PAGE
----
Handspinners roll along into Jamestown for conferenceThe fiber-lovers at the North Dakota Handspinners Conference could be called a close-knit group — they’re happy to show new people spinning techniques and they enjoy exchanging tips, bundles of wool and skeins of yarn.
By: Kari Lucin, The Jamestown Sun
The fiber-lovers at the North Dakota Handspinners Conference could be called a close-knit group — they’re happy to show new people spinning techniques and they enjoy exchanging tips, bundles of wool and skeins of yarn.
“I’m loving it. The group is very great, they’re very inclusive and great,” said Colleen Waltner, of Sioux Falls, S.D. Saturday as she worked with a little bundle of cotton. “There’s wisdom to be had all around the circle.”
At its most basic level, spinning is simply taking a bundle of fiber, such as wool, cotton or silk, and drawing it out into thread or yarn while putting a twist into it to make the fiber stronger.
Spinning can be done with a foot-operated wheel, but it can also be done by hand, using a weighted spindle.
While most of the spinners were using wheels on Saturday afternoon, as the conference was winding down, Waltner was working with a tiny tahkli spindle, supported by a little coffee cup in her lap.
The brass spindle, of Indian origin, is used to spin cotton, a short, fragile fiber that needs a lot of twist to stay strong.
Waltner, a long-time spinner, has two spinning wheels of her own, and enjoys knitting custom-made, high-end clothing items that are a perfect fit — whether a person has long arms or wide feet.
“The sky’s the limit. You’re only limited by your imagination,” Waltner said.
Equipment, patterns and ideas are available online that were never available before, she said.
And there are even new fibers out there. Corny Goodness, a company out of Benson, Minn., was one of nine fiber-focused vendors at the weekend conference. Its operators, Paul Tatge and Meg Mjoness, were selling yarn made from corn fiber.
The starches and sugars in corn kernels are fermented to produce a resin, which is then spun into a soft, water-resistant fiber.
Tatge said the Jamestown conference is one of the smallest Corny Goodness goes to.
The ND Handspinners Conference brought 52 people together this year to spin, dye and work on projects.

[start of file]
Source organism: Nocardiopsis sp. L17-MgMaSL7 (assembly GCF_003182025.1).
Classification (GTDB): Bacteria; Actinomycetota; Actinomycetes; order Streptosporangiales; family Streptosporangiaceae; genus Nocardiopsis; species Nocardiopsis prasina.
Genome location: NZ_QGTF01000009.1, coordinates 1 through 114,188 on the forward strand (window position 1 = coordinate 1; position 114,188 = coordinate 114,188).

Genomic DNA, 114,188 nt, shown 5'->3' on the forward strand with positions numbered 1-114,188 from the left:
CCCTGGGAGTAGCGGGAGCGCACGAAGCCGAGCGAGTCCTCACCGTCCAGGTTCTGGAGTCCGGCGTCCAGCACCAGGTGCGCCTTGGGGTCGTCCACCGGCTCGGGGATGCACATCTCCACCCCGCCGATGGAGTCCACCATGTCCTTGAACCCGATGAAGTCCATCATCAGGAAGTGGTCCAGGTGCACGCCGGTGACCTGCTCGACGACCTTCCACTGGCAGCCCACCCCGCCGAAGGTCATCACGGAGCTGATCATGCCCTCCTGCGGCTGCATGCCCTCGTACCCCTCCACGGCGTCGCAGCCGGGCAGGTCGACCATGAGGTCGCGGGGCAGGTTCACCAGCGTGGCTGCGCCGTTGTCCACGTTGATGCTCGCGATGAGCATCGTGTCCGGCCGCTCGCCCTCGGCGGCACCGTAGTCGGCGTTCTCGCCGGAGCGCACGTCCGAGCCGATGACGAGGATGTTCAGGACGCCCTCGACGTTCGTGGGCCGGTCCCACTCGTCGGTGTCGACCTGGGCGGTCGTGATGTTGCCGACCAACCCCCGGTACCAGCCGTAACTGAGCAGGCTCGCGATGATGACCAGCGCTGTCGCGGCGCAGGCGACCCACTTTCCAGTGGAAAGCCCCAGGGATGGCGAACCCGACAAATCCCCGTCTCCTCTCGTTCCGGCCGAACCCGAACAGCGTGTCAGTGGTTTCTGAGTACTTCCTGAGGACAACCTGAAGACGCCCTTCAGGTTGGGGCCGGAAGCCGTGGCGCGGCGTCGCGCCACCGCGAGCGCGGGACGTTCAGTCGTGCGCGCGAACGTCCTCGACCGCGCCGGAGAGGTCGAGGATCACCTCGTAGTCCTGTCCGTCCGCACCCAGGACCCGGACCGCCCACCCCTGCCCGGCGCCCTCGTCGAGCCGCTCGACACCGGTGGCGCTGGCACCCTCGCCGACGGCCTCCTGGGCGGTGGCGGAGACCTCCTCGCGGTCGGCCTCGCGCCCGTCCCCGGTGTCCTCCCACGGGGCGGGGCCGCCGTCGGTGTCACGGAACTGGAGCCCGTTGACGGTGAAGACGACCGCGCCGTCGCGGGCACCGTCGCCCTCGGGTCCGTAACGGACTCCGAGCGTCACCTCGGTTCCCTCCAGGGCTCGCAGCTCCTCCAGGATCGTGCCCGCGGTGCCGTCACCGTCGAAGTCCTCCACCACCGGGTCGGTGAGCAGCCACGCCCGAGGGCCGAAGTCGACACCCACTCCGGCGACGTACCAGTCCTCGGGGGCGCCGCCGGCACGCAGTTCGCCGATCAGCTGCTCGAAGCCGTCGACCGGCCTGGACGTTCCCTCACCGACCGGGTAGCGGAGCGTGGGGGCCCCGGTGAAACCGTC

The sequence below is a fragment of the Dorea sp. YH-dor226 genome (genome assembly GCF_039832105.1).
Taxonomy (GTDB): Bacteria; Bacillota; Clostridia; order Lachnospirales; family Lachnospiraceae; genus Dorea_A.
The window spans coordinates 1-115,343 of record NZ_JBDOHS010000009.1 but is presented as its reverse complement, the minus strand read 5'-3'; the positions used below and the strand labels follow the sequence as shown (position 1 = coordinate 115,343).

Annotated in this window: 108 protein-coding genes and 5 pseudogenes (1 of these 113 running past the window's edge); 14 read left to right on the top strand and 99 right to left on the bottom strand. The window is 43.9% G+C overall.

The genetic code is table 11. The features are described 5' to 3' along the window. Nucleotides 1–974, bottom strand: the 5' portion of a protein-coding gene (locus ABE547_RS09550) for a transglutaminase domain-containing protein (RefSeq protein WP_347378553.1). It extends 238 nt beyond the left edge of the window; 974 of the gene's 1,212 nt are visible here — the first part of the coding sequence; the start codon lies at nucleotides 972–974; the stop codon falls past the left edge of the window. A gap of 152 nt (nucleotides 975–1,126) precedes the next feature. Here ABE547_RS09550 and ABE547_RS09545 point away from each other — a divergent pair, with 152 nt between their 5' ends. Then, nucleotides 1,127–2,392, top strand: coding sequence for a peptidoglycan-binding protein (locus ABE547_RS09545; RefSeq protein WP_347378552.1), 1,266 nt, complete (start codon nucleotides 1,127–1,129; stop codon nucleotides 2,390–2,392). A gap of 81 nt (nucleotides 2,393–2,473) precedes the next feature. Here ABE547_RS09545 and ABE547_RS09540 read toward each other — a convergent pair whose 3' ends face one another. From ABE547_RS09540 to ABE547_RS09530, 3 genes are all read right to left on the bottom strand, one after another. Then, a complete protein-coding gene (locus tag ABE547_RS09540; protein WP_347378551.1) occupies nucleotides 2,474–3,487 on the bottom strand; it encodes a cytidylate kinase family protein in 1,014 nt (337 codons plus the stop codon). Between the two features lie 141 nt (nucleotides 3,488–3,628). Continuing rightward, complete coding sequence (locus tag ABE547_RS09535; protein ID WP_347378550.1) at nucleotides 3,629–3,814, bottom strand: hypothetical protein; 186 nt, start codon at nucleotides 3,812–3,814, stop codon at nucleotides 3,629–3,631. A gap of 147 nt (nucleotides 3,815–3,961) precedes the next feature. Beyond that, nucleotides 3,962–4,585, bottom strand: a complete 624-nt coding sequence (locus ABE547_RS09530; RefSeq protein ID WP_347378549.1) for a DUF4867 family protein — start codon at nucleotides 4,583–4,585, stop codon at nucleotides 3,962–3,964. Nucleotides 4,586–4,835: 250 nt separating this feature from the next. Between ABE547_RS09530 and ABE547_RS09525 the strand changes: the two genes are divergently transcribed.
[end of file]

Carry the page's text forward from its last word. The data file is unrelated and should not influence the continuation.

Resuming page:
“The group is slightly different,” said Julie Mangnall, who coordinates the event with her sister, Jeanne Roster. “We have a lot more experienced spinners this year.”
That may be because people who took an interest the first year came with a wheel last year and by the time the third conference rolled around, they were dyeing and spinning with the best of them.
Though the conference was sponsored by the North Dakota Lamb and Wool Producers, corn fibers, bamboo, silk and cotton were available for sale, along with angora, llama and alpaca blends.
Mangnall and Roster plan to host the conference again next year.
“I like to play and I want everyone to come play with us,” said Mangnall, who has been spinning for 32 years, and got Roster involved about four years ago.
“It’s relaxing and it’s creative,” Roster said.
“Part of it is that this group is not very judgemental … it’s like a safe place, a haven,” Mangnall said.
Libbie Perleberg, of Fort Ransom, N.D., spent part of her Saturday afternoon triple-plying yarn to make it stronger, using a wheel next to her mother, Teresa Perleberg.
“We were knitting, and then we bought some sheep, and we wanted to learn to use the wool,” Teresa explained. “It’s hard to begin with, just to get the hang of it, but now it’s relaxing.”
One of the newest spinners at the conference was Heather Jarski of Fargo, who was working on a bit of sheep’s wool using a drop spindle.
“This is fun, I like it a lot,” Jarski said. “I’ll be checking out wheels here shortly.”
A spinning wheel might cost anything from $300 used to more than $800 new, and while many people use their grandmother’s wheel, new spinning wheel models are portable, and fold up for easy carrying.
Karin Boom, of Marion, N.D., was working on some undyed sheep’s wool from the sheep she raises. She’s been a knitter since she was 5 years old, and has been spinning since 1987.
“It is infinitely interesting. You can’t even get to the end of possibilities with wool,” Boom said.
For more information about spinning, look up “North Dakota Handspinners Conference” on Facebook, email Mangnall at email@example.com or write to her at 11936 79th St. SE, Stirum, ND, 58069.
Sun reporter Kari Lucin can be reached at 701-952-8453
or by email at firstname.lastname@example.org